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FCA RDR defence highlights 'big growth' in advisers

FCA RDR defence highlights 'big growth' in advisers

Financial Conduct Authority (FCA) chief executive Martin Wheatley has defended the retail distribution review (RDR) under questioning from the Treasury Select Committee (TSC) pointing out that there are more financial advisers in the industry than there were this time last year.

Giving evidence to the committee this morning, Wheatley said that there was a ‘big growth’ in financial adviser numbers and that the FCA was seeing a lot of innovation with many new models being formed.

Committee member and Conservative MP Mark Garnier asked Wheatley if he saw the RDR as a success even though overall adviser numbers had been hit by banks’ exit from advice.

Wheatley (pictured) said: ‘It’s much more transparent, consumers are much better served now… it’s a professionalised industry and there are more advisers today than last year.

‘Banks pulled out because they found that they could not give cost effective advice at those levels… they failed but other people are finding a way to do it.’

According to FCA statistics published in January, the number of financial advisers, not including bank advisers, increased from 20,453 on 31 December 2012 to 21,881 on 10 January 2014.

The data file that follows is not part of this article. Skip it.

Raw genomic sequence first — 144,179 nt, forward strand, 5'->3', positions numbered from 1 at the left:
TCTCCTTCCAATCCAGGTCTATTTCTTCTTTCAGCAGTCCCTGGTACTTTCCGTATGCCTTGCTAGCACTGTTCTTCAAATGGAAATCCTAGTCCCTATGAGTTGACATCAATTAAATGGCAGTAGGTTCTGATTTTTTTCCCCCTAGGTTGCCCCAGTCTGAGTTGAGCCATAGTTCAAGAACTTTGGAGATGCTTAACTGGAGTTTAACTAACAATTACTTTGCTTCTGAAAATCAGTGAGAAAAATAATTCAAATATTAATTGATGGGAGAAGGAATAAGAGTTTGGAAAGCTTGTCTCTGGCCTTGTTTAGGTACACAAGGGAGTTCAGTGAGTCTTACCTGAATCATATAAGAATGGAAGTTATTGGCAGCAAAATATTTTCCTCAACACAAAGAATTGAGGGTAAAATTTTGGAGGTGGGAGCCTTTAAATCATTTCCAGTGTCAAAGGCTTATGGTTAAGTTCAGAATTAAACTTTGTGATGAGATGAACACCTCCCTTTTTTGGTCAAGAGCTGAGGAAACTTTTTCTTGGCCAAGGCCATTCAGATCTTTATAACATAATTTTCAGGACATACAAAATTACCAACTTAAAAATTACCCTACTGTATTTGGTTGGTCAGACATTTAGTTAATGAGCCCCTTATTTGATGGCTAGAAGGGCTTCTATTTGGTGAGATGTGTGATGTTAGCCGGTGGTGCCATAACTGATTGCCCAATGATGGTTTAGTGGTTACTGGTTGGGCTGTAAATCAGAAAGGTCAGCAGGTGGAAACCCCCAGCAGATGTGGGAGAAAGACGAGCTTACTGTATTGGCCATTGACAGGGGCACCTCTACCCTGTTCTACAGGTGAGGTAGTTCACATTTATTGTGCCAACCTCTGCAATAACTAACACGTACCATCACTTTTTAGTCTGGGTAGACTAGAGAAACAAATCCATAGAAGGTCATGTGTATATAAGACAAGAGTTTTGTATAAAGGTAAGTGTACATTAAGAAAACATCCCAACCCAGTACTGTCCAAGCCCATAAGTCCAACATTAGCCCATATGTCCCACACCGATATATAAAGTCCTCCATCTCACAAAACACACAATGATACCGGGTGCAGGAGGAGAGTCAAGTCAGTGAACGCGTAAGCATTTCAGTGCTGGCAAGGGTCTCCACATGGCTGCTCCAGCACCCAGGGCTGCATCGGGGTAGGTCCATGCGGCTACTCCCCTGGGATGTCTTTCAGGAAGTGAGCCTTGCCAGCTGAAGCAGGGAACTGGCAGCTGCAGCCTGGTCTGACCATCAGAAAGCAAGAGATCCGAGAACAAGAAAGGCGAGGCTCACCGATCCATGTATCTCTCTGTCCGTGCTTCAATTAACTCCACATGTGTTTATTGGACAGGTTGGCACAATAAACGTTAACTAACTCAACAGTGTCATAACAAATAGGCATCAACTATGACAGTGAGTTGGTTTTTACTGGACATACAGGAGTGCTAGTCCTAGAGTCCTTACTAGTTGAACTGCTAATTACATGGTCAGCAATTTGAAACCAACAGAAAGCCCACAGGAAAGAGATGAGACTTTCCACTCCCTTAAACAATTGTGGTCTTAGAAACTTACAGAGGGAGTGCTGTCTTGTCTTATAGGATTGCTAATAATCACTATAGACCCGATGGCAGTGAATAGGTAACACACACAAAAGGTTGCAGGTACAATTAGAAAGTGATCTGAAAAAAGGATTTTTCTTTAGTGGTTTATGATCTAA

However, adviser numbers have fallen 1,906 since the run-up to the RDR. An estimate of adviser numbers complied by RS Consulting for the regulator said there were 23,787 financial advisers in the summer of 2012.

The regulator's most recent figures showed that the total number of advisers (which includes financial advisers, bank advisers, stockbrokers and discretionary fund managers) increased from 31,132 on 31 December 2012 to 31,220. However in the bank and building society sector, numbers fell by 23% from August 2013 to January 2014, from 4,604 to 3,556.

While overall numbers increased over 12 months, numbers were still down from the summer of 2012 when there were 35,073 individuals giving advice.

The TSC also grilled Wheatley over consumers’ confusion over advised and non-advised services.

Wheatley said there was a narrow line between the two and that consumers, could in some cases, be under the impression they had received advice from an execution-only service.

He said the FCA needed to provide more clarity in this area and would launch a consultation on the subject by the end of the first quarter of this year.

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